Retailers Spring Into Action

Dec 28, 2005
George Anderson

By George Anderson

Retailers looking to differentiate themselves from the competition and boost the bottom line with sales of full margin product moved swiftly to put spring merchandise out on display when shoppers entered stores the day following Christmas.

Michael Gould, chairman of Bloomingdale’s, told Bloomberg News, “We have a great deal of spring merchandise. You see color. I think that is very good for us, not just in Florida and California, but in the whole country. Our customers want to see newness.”

Robert Mettler, chairman of the West Coast division of Macy’s, said, “A lot of gift cards get redeemed this week. Making sure you have great product and a great assortment goes a long way.”

The gift card phenomenon has altered the way retailers are approaching the last shopping week of the year. According to Jane Hali of Coleman Research Group, retailers began moving in more new spring merchandise right after Christmas about three years ago. The number doing it this year is “more than last year, because everyone has analyzed the gift card scenario,” she said.

Patricia Edwards, who helps manage $6.4 billion in assets at Wentworth Hauser & Violich questioned whether retailers might be jumping the gun by rolling out so much of their spring lines. “While it seems that consumers are continuing to want to buy new and fresh merchandise, the retailers might have been a little bit better off with a softer bridge between winter and spring, rather than just jumping in,” she said.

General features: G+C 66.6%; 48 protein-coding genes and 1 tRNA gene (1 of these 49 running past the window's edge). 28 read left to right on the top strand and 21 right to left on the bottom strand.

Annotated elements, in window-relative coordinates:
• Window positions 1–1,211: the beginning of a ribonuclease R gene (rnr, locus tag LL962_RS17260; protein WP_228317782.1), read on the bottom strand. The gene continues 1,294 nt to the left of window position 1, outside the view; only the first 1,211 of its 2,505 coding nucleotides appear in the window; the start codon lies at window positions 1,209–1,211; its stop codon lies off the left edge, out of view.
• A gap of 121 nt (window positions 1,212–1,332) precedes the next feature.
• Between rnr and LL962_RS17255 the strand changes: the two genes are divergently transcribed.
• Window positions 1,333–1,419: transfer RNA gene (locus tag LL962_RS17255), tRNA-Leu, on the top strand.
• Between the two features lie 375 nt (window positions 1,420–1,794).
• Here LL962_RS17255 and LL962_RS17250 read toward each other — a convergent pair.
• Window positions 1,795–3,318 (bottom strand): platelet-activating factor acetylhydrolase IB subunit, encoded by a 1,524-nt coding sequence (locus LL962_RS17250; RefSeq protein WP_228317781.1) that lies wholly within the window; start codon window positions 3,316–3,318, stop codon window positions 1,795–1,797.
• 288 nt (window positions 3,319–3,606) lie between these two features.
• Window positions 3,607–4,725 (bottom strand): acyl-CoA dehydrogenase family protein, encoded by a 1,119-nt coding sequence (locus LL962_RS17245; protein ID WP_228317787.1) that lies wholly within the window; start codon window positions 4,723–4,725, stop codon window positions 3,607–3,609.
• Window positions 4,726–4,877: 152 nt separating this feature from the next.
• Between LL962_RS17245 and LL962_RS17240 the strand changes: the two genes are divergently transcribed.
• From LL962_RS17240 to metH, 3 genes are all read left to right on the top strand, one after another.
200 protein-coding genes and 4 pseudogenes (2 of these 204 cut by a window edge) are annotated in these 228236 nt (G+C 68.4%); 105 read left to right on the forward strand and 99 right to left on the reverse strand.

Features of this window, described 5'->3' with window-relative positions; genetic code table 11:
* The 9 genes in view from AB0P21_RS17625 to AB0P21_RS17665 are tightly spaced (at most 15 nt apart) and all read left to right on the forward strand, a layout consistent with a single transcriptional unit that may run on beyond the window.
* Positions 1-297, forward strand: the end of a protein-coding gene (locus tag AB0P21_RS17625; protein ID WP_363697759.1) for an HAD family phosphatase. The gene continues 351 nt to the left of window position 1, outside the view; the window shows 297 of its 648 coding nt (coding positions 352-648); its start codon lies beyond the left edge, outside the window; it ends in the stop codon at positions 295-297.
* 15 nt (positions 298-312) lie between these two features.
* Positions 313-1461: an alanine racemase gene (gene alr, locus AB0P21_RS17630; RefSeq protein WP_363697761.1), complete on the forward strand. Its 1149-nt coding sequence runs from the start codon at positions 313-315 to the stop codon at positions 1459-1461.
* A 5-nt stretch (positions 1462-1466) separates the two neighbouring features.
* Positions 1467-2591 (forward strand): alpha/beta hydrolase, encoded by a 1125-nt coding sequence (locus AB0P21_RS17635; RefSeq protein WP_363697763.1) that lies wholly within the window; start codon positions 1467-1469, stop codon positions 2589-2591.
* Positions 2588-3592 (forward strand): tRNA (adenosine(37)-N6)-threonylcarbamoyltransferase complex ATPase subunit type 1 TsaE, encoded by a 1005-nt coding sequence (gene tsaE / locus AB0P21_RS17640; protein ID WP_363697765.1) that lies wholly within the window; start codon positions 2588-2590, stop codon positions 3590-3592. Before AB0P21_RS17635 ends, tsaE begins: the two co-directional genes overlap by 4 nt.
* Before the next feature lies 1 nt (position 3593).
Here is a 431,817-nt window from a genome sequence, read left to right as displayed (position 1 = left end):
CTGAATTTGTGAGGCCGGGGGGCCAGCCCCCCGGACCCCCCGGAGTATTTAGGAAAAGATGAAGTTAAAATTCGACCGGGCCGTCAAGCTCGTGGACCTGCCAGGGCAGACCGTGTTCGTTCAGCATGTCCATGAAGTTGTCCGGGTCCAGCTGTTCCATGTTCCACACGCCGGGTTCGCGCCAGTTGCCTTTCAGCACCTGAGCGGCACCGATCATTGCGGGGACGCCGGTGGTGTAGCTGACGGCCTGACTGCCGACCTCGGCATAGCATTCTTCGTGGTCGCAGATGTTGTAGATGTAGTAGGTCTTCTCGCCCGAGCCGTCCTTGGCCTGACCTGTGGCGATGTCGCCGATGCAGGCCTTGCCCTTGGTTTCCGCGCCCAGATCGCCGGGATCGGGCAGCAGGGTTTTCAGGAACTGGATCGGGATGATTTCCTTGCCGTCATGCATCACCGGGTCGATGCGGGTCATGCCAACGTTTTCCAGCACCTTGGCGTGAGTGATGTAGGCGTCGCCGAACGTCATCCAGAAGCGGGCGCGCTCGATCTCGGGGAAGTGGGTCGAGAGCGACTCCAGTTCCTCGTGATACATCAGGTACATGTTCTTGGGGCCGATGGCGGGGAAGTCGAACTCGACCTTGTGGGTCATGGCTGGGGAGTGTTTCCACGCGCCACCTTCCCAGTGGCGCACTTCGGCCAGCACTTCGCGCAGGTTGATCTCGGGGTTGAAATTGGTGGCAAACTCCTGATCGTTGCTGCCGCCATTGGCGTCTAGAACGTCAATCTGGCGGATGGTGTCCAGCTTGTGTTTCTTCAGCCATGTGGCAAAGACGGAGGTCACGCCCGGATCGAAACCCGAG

“The pink/blue/green items at Nordstrom and other places in the mall seemed really tropical,” she added.

Moderator’s Comment: Does holding gift cards make it more likely consumers will buy full margin merchandise while after Christmas sales are going on?
Does moving right into spring merchandise make sense following Christmas or should there be some type of intermediate step as suggested in the Bloomberg News piece?

George Anderson – Moderator

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5 Comments on "Retailers Spring Into Action"